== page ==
“We have well over 350 frac tanks, and we were up to 1,100 at one point,” Childers says. “Our construction group builds roads and prepares rig sites. We supply our customers with field materials like sand and limestone. We provide drilling services from start to finish. We can do everything but start up the rig.”
Kent's SKT Drilling Fluids division operates a new drilling mud plant in Logansport, Louisiana. The state-of-the-art plant took eight months to build and commenced operations in October 2010. The plant is managed by Todd Sloane.
“Our drilling mud operations run 24/7. We can produce up to 3,000 barrels (126,000 gallons) of mud a day, and Steve Kent Trucking will haul the mud to a customer's drilling site. It's a busy operation with all of the oilfield activity today.”
Drilling operations in the oilfield never stop. There is no end of the day and no holidays. It is critical for drilling and fracking operators to get the mud or other materials and equipment on time, and that takes a great team of drivers.
Most of the work is local, usually within a 60-mile radius of the fleet facility. Disposal shipments travel the farthest, up to about 100 miles. Drivers usually work an 11-hour day, and much of it can be spent waiting to be offloaded at a rig site. On some rig sites, trucks aren't allowed to move at night.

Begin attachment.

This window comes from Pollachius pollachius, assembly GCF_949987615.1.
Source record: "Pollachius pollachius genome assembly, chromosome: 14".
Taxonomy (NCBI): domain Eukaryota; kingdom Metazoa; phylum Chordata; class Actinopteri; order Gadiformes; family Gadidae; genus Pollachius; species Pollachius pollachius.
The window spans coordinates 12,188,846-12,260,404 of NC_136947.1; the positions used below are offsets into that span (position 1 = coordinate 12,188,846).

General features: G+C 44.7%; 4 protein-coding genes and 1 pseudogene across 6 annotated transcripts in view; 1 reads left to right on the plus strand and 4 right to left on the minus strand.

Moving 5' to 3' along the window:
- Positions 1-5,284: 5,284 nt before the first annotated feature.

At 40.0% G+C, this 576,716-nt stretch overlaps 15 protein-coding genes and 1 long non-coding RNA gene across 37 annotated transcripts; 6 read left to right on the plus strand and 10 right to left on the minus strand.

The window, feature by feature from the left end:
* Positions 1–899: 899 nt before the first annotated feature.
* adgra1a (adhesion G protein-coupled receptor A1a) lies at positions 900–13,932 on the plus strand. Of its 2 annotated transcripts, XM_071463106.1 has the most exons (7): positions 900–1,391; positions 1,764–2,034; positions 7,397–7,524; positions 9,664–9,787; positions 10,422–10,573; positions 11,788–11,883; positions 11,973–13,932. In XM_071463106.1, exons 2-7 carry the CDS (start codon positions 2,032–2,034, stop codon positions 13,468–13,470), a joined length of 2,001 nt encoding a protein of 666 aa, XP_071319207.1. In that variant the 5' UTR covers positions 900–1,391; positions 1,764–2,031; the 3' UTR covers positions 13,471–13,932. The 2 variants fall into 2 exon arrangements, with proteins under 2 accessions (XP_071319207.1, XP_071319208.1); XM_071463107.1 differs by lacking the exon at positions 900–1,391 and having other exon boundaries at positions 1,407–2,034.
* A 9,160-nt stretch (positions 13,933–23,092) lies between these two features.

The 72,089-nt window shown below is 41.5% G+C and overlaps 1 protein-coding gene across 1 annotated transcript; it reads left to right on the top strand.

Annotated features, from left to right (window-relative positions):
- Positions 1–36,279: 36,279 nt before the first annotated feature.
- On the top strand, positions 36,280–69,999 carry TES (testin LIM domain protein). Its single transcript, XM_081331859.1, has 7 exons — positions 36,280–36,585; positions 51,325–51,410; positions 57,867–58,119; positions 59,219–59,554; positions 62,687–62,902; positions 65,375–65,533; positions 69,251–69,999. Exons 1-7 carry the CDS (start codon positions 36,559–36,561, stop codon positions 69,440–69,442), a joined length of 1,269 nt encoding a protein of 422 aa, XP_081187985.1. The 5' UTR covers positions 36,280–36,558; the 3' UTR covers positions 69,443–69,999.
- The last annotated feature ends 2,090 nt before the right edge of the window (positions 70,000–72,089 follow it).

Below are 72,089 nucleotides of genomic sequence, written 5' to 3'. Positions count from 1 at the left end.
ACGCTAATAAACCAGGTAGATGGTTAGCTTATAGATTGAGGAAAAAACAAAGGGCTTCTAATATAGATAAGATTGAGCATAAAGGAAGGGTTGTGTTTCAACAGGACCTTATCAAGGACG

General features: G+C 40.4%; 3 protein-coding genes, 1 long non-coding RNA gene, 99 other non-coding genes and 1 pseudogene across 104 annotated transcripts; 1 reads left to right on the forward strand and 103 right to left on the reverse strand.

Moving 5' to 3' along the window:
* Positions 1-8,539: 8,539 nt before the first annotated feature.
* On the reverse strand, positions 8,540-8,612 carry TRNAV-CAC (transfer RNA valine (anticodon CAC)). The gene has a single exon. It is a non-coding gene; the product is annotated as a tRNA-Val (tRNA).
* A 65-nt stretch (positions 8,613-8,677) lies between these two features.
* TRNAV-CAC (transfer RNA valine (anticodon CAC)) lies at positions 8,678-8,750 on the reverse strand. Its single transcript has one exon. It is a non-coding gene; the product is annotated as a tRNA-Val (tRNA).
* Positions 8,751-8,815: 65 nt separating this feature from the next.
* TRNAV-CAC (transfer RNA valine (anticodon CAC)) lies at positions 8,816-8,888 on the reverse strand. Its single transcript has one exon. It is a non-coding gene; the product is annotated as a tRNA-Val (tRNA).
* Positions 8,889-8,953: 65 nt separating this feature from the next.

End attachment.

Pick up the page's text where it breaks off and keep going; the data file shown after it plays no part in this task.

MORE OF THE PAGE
“We've tried to build the best team of drivers in this business, and that is no easy task,” Childers says. “Despite the slow economy, finding people is a challenge today. There is plenty of work in this business and simply no reason for the high unemployment we hear about in this country. We pay very well, and some of our best drivers are earning six-figure paychecks.”
One reason the company sometimes has trouble finding enough drivers is that it sets strict requirements with few exceptions. A candidate must have at least five years of truck-driving experience and a commercial driver license with tank and hazardous materials endorsements. Vacuum truck experience is preferred.
“We find drivers in a number of ways, but we probably put the most credence in recommendations from our employees,” Childers says. “With those recommendations, we sometimes will take candidates with less experience.”
Regardless of experience, all newly hired drivers are put through some rigorous training. Along with instruction on company and trucking regulations, new hires get plenty of hands-on orientation with the equipment. They spend at least 40 hours with a trainer, and Steve Kent Trucking has at least four trainers at each fleet location.